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Social equality demands a shift in attitude, away from treating older people and people with disabilities as special cases requiring special design solutions, and towards enabling them to have equal access to any product or service through a more inclusive approach to the\ud design of buildings, public spaces and, more recently, products and services. This is not just important for social equality but also for business growth through new products and services and through creating wider potential markets.\ud Consumer packaging is a field in which many people, including young able bodied people, often struggle in relation to openability. Until now, the main thrust of inclusive design in the consumer packaging field has been driven by art and design disciplines, focusing on the shape and ergonomics of the packaging or cognitive solutions in order to make them easier to open. This approach does not always work first time and a time consuming, materially expensive trial and error process often ensues.\ud This paper outlines all the arguments for inclusive design, stressing the importance for both consumers and business. This paper also outlines an engineering design approach for\ud inclusive design that uses real human factors as design limits, resulting in packaging that will be easily opened by all it’s end users without the expensive trial and error approach that has been used up to this point in time. The example of the Roll-On-Pilfer-Proof (ROPP) closure system is used in this paper.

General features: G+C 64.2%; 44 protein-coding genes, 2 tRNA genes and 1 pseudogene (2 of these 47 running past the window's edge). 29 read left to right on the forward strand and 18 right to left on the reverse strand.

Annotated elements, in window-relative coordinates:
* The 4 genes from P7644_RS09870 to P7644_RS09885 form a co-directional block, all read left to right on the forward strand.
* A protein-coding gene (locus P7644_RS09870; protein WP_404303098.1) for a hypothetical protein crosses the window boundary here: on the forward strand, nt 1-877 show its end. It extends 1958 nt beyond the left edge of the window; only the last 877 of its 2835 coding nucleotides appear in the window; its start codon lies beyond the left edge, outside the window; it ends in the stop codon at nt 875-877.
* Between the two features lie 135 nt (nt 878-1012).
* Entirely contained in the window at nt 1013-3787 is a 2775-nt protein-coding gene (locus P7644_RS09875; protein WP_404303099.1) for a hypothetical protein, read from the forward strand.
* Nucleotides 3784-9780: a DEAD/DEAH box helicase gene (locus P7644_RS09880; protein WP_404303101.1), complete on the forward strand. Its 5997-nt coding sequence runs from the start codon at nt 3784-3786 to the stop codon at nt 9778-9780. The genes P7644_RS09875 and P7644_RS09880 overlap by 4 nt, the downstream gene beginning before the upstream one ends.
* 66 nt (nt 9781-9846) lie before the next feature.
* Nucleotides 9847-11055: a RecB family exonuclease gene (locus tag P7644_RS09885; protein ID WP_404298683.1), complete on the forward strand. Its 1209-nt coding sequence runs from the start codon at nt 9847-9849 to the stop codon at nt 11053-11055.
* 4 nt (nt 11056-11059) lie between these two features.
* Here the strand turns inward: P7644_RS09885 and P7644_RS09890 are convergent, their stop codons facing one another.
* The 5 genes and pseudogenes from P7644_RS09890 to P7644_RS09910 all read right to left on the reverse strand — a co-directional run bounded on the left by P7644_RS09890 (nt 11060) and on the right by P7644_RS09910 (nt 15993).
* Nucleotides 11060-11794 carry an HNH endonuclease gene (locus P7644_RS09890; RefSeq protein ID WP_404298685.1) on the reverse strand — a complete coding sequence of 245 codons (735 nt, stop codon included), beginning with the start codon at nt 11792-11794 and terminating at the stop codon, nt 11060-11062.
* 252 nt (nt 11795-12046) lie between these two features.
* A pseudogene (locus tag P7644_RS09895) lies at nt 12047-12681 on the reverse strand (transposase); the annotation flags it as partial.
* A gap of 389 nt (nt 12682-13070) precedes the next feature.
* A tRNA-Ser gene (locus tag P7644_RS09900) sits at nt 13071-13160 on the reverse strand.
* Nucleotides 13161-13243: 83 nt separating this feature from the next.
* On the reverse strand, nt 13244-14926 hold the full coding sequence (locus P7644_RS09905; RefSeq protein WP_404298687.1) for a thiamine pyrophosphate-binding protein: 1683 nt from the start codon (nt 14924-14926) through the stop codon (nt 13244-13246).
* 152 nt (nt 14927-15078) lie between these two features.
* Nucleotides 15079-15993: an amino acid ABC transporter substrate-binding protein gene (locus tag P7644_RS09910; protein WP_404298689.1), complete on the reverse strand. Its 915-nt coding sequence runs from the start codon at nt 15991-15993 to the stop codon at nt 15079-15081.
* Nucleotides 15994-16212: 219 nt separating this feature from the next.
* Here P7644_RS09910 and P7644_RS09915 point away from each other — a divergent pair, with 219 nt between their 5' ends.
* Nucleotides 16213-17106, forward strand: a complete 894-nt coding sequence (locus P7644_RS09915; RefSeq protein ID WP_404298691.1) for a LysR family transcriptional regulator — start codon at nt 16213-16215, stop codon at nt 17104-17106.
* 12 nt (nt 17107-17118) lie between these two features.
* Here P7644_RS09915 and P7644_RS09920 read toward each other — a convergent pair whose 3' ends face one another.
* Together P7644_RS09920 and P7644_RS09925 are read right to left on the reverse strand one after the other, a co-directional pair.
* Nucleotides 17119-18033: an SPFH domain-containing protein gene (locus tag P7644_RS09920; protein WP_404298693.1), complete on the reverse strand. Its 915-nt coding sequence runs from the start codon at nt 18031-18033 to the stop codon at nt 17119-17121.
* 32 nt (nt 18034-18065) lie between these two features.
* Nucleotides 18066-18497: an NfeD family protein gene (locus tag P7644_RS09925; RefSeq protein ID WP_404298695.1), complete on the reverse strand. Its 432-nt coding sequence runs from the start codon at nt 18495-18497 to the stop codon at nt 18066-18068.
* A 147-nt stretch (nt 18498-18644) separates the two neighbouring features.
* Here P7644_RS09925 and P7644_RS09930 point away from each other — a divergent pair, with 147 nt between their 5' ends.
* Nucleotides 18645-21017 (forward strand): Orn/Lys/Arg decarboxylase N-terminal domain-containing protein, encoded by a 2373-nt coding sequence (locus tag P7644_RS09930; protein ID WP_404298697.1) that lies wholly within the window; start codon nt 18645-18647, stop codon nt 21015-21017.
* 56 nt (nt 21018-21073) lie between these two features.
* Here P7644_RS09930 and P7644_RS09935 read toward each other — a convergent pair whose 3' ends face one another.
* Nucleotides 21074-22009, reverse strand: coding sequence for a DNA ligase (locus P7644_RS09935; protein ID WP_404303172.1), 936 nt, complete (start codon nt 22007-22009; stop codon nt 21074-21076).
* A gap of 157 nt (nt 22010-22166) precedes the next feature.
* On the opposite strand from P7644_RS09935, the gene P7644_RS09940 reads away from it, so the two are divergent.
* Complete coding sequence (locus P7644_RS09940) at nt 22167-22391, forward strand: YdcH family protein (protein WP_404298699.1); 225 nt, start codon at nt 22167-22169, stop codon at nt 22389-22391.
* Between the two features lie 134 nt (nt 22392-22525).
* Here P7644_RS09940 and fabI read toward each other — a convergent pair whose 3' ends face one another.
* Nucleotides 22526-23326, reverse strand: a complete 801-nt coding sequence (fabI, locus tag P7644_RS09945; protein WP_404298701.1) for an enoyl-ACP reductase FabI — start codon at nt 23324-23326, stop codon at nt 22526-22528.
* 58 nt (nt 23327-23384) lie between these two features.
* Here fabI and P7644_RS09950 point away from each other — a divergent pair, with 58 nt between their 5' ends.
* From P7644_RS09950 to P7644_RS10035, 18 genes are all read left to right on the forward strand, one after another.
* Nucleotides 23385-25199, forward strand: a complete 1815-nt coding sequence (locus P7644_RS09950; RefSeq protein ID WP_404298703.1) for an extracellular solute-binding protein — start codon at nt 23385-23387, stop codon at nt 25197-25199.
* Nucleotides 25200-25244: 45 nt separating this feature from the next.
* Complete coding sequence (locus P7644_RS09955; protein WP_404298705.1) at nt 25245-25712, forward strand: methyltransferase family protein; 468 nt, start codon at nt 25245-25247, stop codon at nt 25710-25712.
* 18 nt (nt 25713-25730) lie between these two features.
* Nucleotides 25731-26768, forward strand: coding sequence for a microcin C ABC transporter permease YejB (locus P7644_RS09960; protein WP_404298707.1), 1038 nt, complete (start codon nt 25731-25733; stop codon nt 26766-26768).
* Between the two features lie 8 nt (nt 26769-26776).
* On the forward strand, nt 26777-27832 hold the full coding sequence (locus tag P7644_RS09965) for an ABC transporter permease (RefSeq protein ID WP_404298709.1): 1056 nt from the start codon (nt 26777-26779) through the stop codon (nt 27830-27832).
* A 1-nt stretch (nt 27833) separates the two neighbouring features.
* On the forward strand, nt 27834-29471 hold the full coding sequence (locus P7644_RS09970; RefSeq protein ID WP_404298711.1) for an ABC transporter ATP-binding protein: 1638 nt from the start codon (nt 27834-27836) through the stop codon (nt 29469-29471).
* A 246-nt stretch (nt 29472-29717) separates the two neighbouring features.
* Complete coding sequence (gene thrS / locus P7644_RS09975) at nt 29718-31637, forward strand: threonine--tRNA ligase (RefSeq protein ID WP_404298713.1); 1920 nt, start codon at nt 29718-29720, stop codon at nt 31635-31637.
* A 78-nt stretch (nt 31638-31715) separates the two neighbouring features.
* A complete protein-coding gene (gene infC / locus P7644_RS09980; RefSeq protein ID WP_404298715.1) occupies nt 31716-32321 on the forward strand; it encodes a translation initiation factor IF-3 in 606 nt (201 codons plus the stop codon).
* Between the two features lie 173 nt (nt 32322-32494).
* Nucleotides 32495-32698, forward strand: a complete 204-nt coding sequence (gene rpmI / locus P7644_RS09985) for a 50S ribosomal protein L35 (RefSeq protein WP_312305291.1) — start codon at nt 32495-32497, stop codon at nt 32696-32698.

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    • 10. Brennnan, F.P. & Dover, W.D. 1995, Stress intensity factors for threaded connections. Engineering Fracture Mechanics. Vol. 50/4; 545-567.
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    • 12. Murnane, R.A. & Moreland, N.J. 1988, Ceramic Engineering Science Proceedings. Vol. 9/3-4:192-202.
    • 13. British Glass, Glass Container Finishes. TEC 3 Manual.
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